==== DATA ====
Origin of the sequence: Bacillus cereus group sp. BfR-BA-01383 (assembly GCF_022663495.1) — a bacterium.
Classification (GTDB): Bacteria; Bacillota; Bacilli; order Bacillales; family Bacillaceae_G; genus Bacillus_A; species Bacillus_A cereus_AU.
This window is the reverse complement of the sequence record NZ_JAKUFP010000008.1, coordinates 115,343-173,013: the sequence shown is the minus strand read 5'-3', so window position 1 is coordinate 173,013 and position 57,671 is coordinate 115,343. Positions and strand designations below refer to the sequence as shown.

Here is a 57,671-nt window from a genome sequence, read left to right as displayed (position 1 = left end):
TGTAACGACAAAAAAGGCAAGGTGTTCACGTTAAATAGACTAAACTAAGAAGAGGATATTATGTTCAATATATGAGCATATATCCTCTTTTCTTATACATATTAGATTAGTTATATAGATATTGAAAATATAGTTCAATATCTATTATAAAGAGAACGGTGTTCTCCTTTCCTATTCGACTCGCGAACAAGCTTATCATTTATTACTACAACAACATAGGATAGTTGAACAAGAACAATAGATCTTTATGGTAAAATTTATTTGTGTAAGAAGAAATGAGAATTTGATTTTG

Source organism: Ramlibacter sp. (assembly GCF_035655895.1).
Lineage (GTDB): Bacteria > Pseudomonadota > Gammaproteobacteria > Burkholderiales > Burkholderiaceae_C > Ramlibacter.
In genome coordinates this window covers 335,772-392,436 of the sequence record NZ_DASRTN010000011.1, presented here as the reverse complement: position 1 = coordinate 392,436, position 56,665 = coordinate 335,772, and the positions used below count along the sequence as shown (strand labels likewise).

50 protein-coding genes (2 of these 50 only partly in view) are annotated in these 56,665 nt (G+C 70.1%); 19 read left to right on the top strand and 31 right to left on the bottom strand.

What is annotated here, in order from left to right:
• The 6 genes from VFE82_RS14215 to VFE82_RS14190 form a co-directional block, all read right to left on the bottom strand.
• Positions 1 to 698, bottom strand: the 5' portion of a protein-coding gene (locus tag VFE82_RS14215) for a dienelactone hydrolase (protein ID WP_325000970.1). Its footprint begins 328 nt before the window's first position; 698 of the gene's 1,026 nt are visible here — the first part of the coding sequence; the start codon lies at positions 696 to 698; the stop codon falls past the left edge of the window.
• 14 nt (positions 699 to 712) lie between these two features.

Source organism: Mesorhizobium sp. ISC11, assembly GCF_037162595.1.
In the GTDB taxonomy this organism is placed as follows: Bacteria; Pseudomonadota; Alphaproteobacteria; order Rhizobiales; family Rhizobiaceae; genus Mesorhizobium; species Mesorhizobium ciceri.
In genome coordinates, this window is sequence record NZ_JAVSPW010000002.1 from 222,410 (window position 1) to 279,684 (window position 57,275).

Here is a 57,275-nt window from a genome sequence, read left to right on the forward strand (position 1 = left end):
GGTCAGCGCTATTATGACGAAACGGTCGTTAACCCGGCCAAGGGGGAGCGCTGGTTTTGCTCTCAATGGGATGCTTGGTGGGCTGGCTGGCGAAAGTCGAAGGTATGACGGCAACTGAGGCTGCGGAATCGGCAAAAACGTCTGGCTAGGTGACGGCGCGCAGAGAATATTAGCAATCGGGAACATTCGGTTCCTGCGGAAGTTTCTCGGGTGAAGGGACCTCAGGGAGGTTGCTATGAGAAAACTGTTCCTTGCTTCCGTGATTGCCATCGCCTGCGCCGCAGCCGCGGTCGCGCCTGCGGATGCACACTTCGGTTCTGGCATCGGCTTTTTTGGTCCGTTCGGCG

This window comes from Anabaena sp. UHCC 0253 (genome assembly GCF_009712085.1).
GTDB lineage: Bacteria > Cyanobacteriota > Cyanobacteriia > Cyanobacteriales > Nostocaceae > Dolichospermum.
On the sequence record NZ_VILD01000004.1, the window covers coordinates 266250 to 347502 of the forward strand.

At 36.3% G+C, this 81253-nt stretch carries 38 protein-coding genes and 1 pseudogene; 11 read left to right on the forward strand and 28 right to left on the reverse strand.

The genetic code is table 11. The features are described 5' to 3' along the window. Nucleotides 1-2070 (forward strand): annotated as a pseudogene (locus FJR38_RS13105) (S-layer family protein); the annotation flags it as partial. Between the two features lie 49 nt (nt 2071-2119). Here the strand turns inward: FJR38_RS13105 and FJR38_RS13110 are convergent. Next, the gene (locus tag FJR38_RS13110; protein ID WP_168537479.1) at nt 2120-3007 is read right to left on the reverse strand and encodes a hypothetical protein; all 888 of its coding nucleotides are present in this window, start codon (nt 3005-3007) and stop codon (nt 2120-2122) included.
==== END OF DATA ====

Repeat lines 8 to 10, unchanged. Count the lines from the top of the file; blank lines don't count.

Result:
In genome coordinates this window covers 335,772-392,436 of the sequence record NZ_DASRTN010000011.1, presented here as the reverse complement: position 1 = coordinate 392,436, position 56,665 = coordinate 335,772, and the positions used below count along the sequence as shown (strand labels likewise).

50 protein-coding genes (2 of these 50 only partly in view) are annotated in these 56,665 nt (G+C 70.1%); 19 read left to right on the top strand and 31 right to left on the bottom strand.

What is annotated here, in order from left to right: